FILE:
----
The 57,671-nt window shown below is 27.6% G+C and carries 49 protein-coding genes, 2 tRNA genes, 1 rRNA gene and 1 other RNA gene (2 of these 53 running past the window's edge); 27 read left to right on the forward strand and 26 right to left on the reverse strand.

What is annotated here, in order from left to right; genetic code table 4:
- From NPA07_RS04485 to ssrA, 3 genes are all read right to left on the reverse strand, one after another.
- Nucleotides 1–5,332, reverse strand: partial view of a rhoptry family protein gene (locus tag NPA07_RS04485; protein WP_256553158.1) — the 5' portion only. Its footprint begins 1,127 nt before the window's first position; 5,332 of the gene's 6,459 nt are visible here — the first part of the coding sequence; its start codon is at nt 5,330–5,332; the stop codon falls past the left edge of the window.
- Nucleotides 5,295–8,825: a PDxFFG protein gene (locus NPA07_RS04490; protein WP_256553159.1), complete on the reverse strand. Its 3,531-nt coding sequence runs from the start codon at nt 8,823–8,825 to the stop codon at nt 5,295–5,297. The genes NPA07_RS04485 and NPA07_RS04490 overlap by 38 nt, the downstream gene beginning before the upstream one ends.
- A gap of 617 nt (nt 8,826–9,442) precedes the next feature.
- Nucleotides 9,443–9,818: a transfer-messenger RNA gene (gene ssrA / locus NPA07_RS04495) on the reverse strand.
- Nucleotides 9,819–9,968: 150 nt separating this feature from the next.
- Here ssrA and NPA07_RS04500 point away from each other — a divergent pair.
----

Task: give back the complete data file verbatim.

The 57,671-nt window shown below is 27.6% G+C and carries 49 protein-coding genes, 2 tRNA genes, 1 rRNA gene and 1 other RNA gene (2 of these 53 running past the window's edge); 27 read left to right on the forward strand and 26 right to left on the reverse strand.

What is annotated here, in order from left to right; genetic code table 4:
- From NPA07_RS04485 to ssrA, 3 genes are all read right to left on the reverse strand, one after another.
- Nucleotides 1–5,332, reverse strand: partial view of a rhoptry family protein gene (locus tag NPA07_RS04485; protein WP_256553158.1) — the 5' portion only. Its footprint begins 1,127 nt before the window's first position; 5,332 of the gene's 6,459 nt are visible here — the first part of the coding sequence; its start codon is at nt 5,330–5,332; the stop codon falls past the left edge of the window.
- Nucleotides 5,295–8,825: a PDxFFG protein gene (locus NPA07_RS04490; protein WP_256553159.1), complete on the reverse strand. Its 3,531-nt coding sequence runs from the start codon at nt 8,823–8,825 to the stop codon at nt 5,295–5,297. The genes NPA07_RS04485 and NPA07_RS04490 overlap by 38 nt, the downstream gene beginning before the upstream one ends.
- A gap of 617 nt (nt 8,826–9,442) precedes the next feature.
- Nucleotides 9,443–9,818: a transfer-messenger RNA gene (gene ssrA / locus NPA07_RS04495) on the reverse strand.
- Nucleotides 9,819–9,968: 150 nt separating this feature from the next.
- Here ssrA and NPA07_RS04500 point away from each other — a divergent pair.